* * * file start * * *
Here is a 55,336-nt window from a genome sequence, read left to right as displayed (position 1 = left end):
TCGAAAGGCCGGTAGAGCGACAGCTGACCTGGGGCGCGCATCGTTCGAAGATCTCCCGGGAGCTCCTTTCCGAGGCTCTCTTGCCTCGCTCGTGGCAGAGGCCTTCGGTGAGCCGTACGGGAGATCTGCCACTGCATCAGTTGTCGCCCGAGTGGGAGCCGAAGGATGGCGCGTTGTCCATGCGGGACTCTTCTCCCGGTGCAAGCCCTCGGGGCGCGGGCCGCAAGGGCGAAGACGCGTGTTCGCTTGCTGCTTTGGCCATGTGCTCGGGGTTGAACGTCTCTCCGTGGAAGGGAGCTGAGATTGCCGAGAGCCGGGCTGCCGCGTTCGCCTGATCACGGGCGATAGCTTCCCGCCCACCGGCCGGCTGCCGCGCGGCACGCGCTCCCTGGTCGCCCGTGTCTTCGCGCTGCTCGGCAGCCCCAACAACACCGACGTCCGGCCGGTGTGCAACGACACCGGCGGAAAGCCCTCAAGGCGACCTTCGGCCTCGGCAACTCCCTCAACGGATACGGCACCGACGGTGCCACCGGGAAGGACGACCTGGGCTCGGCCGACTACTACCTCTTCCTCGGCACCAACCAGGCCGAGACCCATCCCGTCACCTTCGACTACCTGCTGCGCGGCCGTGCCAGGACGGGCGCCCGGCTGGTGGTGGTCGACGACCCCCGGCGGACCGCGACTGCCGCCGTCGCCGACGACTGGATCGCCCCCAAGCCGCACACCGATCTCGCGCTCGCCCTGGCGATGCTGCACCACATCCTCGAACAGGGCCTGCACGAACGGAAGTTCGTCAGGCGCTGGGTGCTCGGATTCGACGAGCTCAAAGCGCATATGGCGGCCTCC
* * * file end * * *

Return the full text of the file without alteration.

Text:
Here is a 55,336-nt window from a genome sequence, read left to right as displayed (position 1 = left end):
TCGAAAGGCCGGTAGAGCGACAGCTGACCTGGGGCGCGCATCGTTCGAAGATCTCCCGGGAGCTCCTTTCCGAGGCTCTCTTGCCTCGCTCGTGGCAGAGGCCTTCGGTGAGCCGTACGGGAGATCTGCCACTGCATCAGTTGTCGCCCGAGTGGGAGCCGAAGGATGGCGCGTTGTCCATGCGGGACTCTTCTCCCGGTGCAAGCCCTCGGGGCGCGGGCCGCAAGGGCGAAGACGCGTGTTCGCTTGCTGCTTTGGCCATGTGCTCGGGGTTGAACGTCTCTCCGTGGAAGGGAGCTGAGATTGCCGAGAGCCGGGCTGCCGCGTTCGCCTGATCACGGGCGATAGCTTCCCGCCCACCGGCCGGCTGCCGCGCGGCACGCGCTCCCTGGTCGCCCGTGTCTTCGCGCTGCTCGGCAGCCCCAACAACACCGACGTCCGGCCGGTGTGCAACGACACCGGCGGAAAGCCCTCAAGGCGACCTTCGGCCTCGGCAACTCCCTCAACGGATACGGCACCGACGGTGCCACCGGGAAGGACGACCTGGGCTCGGCCGACTACTACCTCTTCCTCGGCACCAACCAGGCCGAGACCCATCCCGTCACCTTCGACTACCTGCTGCGCGGCCGTGCCAGGACGGGCGCCCGGCTGGTGGTGGTCGACGACCCCCGGCGGACCGCGACTGCCGCCGTCGCCGACGACTGGATCGCCCCCAAGCCGCACACCGATCTCGCGCTCGCCCTGGCGATGCTGCACCACATCCTCGAACAGGGCCTGCACGAACGGAAGTTCGTCAGGCGCTGGGTGCTCGGATTCGACGAGCTCAAAGCGCATATGGCGGCCTCC